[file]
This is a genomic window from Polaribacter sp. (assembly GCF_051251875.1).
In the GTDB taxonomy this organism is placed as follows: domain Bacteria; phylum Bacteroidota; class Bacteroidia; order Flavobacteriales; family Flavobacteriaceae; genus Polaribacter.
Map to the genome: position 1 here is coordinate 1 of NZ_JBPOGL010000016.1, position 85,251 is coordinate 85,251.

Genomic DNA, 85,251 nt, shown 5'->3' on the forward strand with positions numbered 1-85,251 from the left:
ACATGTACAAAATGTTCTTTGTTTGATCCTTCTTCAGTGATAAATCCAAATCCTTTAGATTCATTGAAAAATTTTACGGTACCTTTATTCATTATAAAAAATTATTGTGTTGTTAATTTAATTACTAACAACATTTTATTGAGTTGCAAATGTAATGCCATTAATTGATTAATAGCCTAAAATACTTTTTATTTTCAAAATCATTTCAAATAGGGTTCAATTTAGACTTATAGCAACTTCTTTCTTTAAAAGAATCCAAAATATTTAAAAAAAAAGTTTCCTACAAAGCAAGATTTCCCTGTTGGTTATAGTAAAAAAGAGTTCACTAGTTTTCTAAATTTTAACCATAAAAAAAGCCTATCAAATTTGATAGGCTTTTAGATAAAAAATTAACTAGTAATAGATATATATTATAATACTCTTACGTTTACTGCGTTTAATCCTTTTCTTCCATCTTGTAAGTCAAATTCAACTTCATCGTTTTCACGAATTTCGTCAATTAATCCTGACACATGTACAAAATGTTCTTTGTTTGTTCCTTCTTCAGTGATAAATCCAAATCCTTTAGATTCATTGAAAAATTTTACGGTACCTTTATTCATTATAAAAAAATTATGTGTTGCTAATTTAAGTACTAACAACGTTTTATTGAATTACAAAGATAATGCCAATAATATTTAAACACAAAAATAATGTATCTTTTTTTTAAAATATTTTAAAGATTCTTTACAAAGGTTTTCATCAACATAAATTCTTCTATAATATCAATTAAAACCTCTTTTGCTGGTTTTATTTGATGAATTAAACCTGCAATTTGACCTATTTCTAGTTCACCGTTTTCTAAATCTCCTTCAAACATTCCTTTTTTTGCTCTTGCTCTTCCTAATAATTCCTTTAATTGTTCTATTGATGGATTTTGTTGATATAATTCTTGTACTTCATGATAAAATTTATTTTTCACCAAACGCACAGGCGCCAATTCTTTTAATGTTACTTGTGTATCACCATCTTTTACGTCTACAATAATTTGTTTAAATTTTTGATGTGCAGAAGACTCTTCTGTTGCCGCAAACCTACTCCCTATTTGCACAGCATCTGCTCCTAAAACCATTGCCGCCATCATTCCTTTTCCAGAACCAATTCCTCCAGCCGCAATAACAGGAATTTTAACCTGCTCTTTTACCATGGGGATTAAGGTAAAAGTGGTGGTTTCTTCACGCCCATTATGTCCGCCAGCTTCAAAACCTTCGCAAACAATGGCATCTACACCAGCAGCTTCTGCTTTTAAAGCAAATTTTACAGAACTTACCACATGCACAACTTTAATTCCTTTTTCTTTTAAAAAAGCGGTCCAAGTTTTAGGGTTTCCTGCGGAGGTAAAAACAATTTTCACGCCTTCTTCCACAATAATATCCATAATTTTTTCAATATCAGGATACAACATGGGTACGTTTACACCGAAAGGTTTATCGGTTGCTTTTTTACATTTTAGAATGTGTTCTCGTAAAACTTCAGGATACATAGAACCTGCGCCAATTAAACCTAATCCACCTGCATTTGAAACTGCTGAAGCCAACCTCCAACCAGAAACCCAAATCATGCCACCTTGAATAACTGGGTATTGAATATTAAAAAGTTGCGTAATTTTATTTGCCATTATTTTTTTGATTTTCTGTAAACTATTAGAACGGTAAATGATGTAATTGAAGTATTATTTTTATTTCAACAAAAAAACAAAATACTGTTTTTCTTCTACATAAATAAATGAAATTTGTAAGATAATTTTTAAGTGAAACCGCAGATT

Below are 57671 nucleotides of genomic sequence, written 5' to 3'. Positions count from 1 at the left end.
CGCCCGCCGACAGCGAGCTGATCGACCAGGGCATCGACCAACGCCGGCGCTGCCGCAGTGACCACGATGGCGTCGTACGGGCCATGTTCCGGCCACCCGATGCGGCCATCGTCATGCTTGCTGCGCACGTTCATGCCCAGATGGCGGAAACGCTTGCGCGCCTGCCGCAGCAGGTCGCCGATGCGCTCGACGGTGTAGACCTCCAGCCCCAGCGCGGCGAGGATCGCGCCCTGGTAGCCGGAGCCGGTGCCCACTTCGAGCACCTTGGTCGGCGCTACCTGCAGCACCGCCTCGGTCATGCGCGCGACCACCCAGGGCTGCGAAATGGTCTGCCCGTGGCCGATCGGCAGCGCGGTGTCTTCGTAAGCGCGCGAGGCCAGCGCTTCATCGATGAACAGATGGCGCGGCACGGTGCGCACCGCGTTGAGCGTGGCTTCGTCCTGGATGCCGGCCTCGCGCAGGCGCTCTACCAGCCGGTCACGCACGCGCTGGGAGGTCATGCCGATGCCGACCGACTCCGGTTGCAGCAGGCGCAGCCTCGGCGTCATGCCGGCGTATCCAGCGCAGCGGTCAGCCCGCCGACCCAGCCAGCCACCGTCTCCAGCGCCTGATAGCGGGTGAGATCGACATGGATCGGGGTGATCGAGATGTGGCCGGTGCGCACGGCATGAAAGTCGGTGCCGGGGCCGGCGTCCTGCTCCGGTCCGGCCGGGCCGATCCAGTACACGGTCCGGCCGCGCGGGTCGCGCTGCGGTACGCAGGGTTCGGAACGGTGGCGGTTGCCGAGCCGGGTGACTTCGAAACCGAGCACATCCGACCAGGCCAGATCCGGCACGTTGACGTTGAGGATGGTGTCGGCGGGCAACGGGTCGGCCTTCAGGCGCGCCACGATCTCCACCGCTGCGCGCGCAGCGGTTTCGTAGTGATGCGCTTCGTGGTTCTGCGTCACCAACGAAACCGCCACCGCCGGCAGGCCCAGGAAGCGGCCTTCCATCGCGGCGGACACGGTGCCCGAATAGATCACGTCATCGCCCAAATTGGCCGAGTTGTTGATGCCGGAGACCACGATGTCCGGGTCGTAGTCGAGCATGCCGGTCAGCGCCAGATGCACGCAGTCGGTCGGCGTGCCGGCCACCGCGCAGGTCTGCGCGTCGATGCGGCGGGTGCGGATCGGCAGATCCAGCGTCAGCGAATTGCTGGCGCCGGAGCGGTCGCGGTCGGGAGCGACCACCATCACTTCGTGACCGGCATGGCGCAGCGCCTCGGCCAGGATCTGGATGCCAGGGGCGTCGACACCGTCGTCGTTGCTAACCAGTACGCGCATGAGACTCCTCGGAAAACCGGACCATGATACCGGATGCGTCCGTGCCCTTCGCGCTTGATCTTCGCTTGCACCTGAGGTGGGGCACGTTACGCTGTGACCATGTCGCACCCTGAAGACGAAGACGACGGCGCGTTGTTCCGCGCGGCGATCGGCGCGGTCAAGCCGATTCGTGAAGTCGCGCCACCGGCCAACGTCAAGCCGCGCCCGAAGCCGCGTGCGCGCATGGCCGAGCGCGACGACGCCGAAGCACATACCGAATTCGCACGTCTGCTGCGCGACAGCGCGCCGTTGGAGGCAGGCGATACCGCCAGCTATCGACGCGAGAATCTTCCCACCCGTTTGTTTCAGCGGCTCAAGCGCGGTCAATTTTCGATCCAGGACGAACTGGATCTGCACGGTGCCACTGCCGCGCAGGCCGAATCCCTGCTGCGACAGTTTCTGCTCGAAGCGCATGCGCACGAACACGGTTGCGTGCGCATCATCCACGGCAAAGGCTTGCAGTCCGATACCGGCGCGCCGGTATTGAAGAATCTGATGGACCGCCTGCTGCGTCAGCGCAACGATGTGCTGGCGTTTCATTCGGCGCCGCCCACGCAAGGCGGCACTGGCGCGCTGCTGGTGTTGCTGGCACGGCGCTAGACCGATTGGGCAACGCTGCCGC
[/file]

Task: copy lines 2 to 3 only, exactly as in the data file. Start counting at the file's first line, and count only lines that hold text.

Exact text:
In the GTDB taxonomy this organism is placed as follows: domain Bacteria; phylum Bacteroidota; class Bacteroidia; order Flavobacteriales; family Flavobacteriaceae; genus Polaribacter.
Map to the genome: position 1 here is coordinate 1 of NZ_JBPOGL010000016.1, position 85,251 is coordinate 85,251.